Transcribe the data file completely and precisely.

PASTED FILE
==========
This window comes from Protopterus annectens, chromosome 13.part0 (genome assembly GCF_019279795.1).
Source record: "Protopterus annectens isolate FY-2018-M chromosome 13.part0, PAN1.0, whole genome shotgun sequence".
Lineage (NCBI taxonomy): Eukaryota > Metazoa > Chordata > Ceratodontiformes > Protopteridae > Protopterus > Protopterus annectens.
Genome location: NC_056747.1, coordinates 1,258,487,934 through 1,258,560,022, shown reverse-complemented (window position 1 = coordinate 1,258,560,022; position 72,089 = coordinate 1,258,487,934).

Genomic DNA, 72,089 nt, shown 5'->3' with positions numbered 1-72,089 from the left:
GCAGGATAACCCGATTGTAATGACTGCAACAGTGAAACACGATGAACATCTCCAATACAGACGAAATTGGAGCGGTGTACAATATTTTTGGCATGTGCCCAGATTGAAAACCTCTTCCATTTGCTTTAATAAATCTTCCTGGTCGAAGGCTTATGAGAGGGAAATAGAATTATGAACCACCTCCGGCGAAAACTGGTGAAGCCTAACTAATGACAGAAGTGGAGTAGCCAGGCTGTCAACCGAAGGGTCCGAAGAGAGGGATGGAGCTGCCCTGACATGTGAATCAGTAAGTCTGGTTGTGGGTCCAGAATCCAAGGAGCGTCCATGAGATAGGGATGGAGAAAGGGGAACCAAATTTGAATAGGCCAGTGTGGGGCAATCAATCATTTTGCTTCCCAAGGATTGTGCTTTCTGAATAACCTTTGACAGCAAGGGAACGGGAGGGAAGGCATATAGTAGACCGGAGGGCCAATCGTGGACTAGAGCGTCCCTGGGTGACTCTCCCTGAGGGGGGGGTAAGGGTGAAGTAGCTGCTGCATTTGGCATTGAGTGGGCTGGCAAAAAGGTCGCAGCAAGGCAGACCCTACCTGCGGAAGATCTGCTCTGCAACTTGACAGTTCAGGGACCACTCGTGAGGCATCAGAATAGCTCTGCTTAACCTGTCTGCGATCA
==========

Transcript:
This window comes from Protopterus annectens, chromosome 13.part0 (genome assembly GCF_019279795.1).
Source record: "Protopterus annectens isolate FY-2018-M chromosome 13.part0, PAN1.0, whole genome shotgun sequence".
Lineage (NCBI taxonomy): Eukaryota > Metazoa > Chordata > Ceratodontiformes > Protopteridae > Protopterus > Protopterus annectens.
Genome location: NC_056747.1, coordinates 1,258,487,934 through 1,258,560,022, shown reverse-complemented (window position 1 = coordinate 1,258,560,022; position 72,089 = coordinate 1,258,487,934).

Genomic DNA, 72,089 nt, shown 5'->3' with positions numbered 1-72,089 from the left:
GCAGGATAACCCGATTGTAATGACTGCAACAGTGAAACACGATGAACATCTCCAATACAGACGAAATTGGAGCGGTGTACAATATTTTTGGCATGTGCCCAGATTGAAAACCTCTTCCATTTGCTTTAATAAATCTTCCTGGTCGAAGGCTTATGAGAGGGAAATAGAATTATGAACCACCTCCGGCGAAAACTGGTGAAGCCTAACTAATGACAGAAGTGGAGTAGCCAGGCTGTCAACCGAAGGGTCCGAAGAGAGGGATGGAGCTGCCCTGACATGTGAATCAGTAAGTCTGGTTGTGGGTCCAGAATCCAAGGAGCGTCCATGAGATAGGGATGGAGAAAGGGGAACCAAATTTGAATAGGCCAGTGTGGGGCAATCAATCATTTTGCTTCCCAAGGATTGTGCTTTCTGAATAACCTTTGACAGCAAGGGAACGGGAGGGAAGGCATATAGTAGACCGGAGGGCCAATCGTGGACTAGAGCGTCCCTGGGTGACTCTCCCTGAGGGGGGGGTAAGGGTGAAGTAGCTGCTGCATTTGGCATTGAGTGGGCTGGCAAAAAGGTCGCAGCAAGGCAGACCCTACCTGCGGAAGATCTGCTCTGCAACTTGACAGTTCAGGGACCACTCGTGAGGCATCAGAATAGCTCTGCTTAACCTGTCTGCGATCA